In Dallas, the McKinney Avenue Transit Authority operates W2 369 and four historic cars of U.S. origin on 2.8 miles of exhumed track in an historic district near downtown. The car carries its Melbourne number and is painted red-brown and white, matching most of the fleet’s other cars. Melbourne 1A trucks are also used under a restored Stone & Webster turtleback, and a truck for a Birney was built from Australian parts.

Impetus for the operation and continuing support comes from local businessmen, who find the service brings customers they would not otherwise have. Cars run seven days a week. Funds are being sought for extensions to stations on the light rail line now being built by the Dallas Area Rapid Transit Authority. MATA would thus become an independent feeder service.

... And Tennessee

In Memphis, Tennessee two W2s—cars 234 and 417—were acquired for restoration and use on a completely new 2.5-mile downtown circulator which opened for service on April 29, 1993 (TNERJ, Summer 1993).

The Memphis Area Transit Authority at first provided service with single-truck cars of a J. G. Brill 1912 design obtained from Porto. Again, patronage far exceeded forecasts, ranging from about 2500 riders daily to as many as 6000 on Saturdays, and the small cars are seriously overcrowded.

There was some political opposition to the use of double-truck cars on the grounds that they were too large and not in character. But more capacity was urgently needed, and MATA recently placed in service M&MTB 353, which had been completely rebuilt by Gomaco. Car 234 was traded to the Iowa builder in partial payment The rebuilt car, numbered 1978 by Gomaco, had been on loan to the Platte Valley Trolley at Denver, where it aided in carrying crowds between Mile High Stadium and a parking lot

Add San Jose and San Francisco

The new light rail line in Santa Clara County; California includes a transit mall running through downtown San Jose. Six historic trolley cars have been restored by the private San Jose Trolley Company and leased to the Santa Clara County Transit District for service on the mall. M&MTB 531 has proved especially useful during inclement weather, as it is completely enclosed. Much of the restoration was by volunteers with funds from private sources. The car is finished in chocolate brown and cream and retains its Melbourne number. W2 403 is also present, but in derelict condition, its trucks and some other parts used in other restorations. Because of funding problems, the transit authority has had to reduce service, and the restored cars were cut back to use on weekends.

The San Francisco Municipal Railway has M&MTB 496 and 586 as part of its historic collection. M&MTB 648 was on loan from the California Railway Museum several years ago, but was returned on arrival of car 496. Car 586 has not been restored. The Historic Trolley Festival on surface tracks on Market Street has been an on-and-off proposition. Regular service is to be restored in 1995 using PCCs, and presumably the historic fleet could see more use. Acquisition of ten W2s was suggested for the service at one point, but none were available.

Plus Ironworld and Portland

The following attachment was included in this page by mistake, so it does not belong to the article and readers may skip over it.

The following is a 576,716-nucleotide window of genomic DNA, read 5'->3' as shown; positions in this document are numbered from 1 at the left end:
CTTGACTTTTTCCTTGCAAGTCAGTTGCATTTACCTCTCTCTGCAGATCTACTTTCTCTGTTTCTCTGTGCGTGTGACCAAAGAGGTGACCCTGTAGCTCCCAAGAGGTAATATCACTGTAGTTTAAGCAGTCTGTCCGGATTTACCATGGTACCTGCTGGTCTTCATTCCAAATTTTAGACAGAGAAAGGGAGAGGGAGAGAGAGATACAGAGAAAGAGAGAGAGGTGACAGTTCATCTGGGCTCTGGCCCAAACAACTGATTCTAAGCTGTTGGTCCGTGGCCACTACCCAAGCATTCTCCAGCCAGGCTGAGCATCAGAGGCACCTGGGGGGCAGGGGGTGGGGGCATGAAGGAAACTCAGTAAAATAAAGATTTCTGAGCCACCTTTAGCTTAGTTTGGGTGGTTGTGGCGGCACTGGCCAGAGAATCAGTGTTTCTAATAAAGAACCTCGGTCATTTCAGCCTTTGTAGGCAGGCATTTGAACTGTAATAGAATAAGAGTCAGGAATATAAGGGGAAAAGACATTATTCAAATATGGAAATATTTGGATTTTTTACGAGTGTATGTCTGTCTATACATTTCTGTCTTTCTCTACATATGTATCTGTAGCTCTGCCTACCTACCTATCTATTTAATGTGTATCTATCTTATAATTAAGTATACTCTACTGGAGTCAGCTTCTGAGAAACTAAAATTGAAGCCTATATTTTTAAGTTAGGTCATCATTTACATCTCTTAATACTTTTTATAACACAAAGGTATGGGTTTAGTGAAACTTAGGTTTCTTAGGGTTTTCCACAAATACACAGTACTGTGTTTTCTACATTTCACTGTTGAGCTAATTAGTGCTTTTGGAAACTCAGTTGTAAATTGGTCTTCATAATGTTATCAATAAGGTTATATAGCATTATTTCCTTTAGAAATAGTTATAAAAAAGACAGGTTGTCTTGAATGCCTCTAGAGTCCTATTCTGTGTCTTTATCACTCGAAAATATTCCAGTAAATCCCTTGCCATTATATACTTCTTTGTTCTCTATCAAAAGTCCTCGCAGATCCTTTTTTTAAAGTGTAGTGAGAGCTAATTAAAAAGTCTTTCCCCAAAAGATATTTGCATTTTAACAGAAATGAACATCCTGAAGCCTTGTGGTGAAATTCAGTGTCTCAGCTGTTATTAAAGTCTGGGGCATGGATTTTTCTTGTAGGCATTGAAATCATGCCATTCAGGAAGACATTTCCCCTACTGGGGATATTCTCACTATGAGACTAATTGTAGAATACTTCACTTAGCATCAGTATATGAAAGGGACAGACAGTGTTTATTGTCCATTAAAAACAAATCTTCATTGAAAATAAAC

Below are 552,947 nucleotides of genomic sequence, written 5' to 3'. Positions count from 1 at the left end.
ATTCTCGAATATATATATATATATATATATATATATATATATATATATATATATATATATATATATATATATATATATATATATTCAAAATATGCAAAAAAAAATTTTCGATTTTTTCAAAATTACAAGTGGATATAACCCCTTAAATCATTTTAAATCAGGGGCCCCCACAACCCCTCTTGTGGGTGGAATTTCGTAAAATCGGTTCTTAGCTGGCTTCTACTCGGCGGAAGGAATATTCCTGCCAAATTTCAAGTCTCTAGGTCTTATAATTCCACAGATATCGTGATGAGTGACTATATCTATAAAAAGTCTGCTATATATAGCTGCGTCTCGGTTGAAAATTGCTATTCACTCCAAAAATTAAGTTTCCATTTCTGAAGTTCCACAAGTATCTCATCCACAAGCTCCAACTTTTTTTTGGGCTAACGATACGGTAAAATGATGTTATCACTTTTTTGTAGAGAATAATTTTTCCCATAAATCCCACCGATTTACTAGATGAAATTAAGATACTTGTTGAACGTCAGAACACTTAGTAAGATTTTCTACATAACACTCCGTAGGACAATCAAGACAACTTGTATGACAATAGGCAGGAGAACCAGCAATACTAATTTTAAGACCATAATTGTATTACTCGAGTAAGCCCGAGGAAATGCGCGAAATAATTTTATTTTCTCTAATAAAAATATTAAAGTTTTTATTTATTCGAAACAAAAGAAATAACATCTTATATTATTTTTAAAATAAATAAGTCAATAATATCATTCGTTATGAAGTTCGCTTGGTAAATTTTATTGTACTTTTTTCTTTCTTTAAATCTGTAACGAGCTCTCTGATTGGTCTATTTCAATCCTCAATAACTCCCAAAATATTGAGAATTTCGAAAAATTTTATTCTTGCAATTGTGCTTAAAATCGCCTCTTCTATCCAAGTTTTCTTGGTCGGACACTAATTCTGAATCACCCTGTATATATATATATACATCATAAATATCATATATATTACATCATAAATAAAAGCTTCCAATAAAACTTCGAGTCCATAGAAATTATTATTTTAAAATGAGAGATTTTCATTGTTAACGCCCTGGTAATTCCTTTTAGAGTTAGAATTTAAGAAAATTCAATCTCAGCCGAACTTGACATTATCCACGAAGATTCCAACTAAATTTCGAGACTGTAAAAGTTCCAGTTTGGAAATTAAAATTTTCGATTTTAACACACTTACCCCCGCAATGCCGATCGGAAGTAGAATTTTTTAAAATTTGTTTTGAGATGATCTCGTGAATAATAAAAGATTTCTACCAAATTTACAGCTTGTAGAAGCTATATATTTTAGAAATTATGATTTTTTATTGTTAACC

While not in public transit service, a pair of W2s moves crowds regularly at Ironworld, a Chisholm, Minnesota festival and theme park This is an area once famous for open pit iron ore mining, and M&MTB cars 601 and 606 provide a tour along the edge of the pit and transportation within the park.

Gales Creek Enterprises also operates the heritage Willamette Shore Trolley at Portland, Oregon, on a former freight line, using a towed generator for power. Initially, the two W2 cars were considered for use as “dinner trolleys” on this line. This proposal has now been dropped, and the pair of cars will presumably be available for purchase. They are mounted on Taylor trucks that are originally from Boston, and which were obtained from Seashore Trolley Museum in exchange for the trucks on which they arrived from Melbourne.

One additional W2 car, 503, is housed at the National Railroad Museum in Green Bay, Wisconsin. While Paul Class has imported a total of twenty-nine was, at this writing only twenty-five cars could be accounted for by the author and others. Presumably, rebuilding of four by purchasers was not feasible and they have been used as sources of parts for rebuilding other was or in other restorations.

Gomaco’s Role

Gomaco is restoring W2 545 at this writing. Four others (234, 539, 540, and 553) now at their plant are also candidates for restoration. Gomaco strips the cars down to the frame and then rebuilds them, including new siding, roof and interior ceiling. Wiring, piping and other equipment are also rebuilt or replaced. The resulting like-new car should be good for fifteen to twenty years of service. Gomaco has also extended the wheelbase of a truck from a W2 for use under a new single truck car of early twentieth-century pattern.

Like their Perley Thomas contemporaries now in use in New Orleans and the 1912 Brill-design Porto single-truck cars servicing Memphis, the was have demonstrated that under the right conditions expensive technology and modern design are not required to induce Americans to use urban rail transit It is a pity that there are no more available.

Managing Editor Van Wilkins is also a regular contributor to Passenger Train Journal, Bus World and other transportation-oriented publications.